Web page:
With training, and recovery, endorphins will scratch this itch, to put it mildly, and somewhat under-state my case.
My experience of exercise euphoria
I have trained people who are recovering from addiction – whether from drugs, smoking, food, sex, gambling… the list goes on. I have also trained plenty of people, myself included, through some pretty severe mental health concerns.
My experience is that exercise is one of the single biggest factors that contribute to improved mental health, improved happiness, improved confidence, decreased cravings, decreased feelings of depression and anxiety, and an overall increase in feelings of agency, confidence, and wherewithal.
Essentially, exercise gifts you with plenty of the tools you will surely need as you tread the path of recovery.
Endorphins play a large part in this; exercise euphoria plays a large part in this.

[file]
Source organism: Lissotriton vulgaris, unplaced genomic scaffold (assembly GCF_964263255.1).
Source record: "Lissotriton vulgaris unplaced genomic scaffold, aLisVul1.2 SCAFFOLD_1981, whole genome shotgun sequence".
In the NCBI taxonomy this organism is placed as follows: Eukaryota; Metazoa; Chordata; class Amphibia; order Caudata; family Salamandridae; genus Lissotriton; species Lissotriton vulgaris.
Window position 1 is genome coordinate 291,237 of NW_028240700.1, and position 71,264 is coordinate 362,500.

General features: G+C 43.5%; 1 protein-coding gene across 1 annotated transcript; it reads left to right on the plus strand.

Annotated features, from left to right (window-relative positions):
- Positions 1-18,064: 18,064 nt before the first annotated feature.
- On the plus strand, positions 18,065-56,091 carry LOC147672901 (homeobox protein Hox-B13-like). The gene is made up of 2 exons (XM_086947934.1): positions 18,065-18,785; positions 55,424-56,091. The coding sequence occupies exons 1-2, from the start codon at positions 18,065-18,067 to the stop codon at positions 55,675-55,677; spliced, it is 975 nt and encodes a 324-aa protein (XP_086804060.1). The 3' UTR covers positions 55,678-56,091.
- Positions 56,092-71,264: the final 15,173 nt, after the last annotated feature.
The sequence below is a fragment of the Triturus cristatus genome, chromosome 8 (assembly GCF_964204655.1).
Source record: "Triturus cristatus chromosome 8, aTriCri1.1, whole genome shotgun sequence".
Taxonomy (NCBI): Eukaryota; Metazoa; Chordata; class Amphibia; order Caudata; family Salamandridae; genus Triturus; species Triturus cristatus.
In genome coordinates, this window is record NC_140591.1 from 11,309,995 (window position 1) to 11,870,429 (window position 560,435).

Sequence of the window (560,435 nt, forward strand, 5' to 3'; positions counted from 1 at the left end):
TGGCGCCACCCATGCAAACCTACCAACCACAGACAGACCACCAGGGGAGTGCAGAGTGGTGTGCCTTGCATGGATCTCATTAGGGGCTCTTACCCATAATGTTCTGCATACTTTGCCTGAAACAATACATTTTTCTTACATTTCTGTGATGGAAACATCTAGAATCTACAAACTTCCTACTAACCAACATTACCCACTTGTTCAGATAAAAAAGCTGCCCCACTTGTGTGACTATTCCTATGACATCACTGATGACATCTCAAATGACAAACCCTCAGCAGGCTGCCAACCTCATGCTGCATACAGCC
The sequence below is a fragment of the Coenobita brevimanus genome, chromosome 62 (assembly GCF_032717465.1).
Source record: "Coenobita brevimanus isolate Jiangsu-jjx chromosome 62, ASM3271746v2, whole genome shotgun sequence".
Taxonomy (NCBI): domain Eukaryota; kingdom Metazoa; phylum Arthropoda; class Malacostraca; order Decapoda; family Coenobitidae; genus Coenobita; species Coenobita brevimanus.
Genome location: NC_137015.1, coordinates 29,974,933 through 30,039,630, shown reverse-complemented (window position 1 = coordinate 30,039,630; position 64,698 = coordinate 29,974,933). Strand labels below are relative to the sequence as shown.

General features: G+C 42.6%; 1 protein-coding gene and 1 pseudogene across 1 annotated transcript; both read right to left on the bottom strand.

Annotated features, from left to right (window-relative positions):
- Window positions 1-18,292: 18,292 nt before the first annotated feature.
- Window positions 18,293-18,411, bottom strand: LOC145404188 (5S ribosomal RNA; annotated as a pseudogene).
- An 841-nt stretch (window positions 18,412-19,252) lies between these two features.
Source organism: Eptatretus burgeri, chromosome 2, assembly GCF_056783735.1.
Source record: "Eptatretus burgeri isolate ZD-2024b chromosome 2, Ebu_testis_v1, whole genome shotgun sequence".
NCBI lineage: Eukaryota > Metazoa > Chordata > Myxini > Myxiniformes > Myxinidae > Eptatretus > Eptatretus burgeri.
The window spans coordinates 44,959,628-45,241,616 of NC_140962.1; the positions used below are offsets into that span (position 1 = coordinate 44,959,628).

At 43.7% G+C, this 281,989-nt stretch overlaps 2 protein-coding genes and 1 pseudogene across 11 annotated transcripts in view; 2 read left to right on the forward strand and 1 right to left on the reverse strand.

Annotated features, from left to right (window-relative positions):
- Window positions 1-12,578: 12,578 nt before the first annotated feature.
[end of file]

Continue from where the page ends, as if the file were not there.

Exercise euphoria & remaining mindful of addiction
Of course, this leads to its own dangers. I would describe myself as mildly addicted to exercise. Many people can become fully addicted to it, either from a steady baseline or as a substitute for another form of addiction. Not exercising can lead to symptoms of withdrawal, such as feeling depressed, anxious, restless, or guilty.
However, I would argue two points here.
Firstly, as addictions go, it’s not such a bad one. It’s far less ruinous and far more physically healthy, than many other types of dependence. However, you should approach it with caution, aiming for moderation. If it gets out of hand, seek medical advice – it will need to be addressed as would any other addiction.
Secondly, exercise is not inherently addictive. There is little fear for most of us that it will become a problem. It is also potent in overcoming addiction. Recovery is often marked with the symptoms laid out above – depression, anxiety, restlessness, guilt, and so forth. Exercise has been proven to overcome these.
Give it a go. It has saved me before. It has saved many of my clients and, it may yet help save you on your road to recovery.
Author - James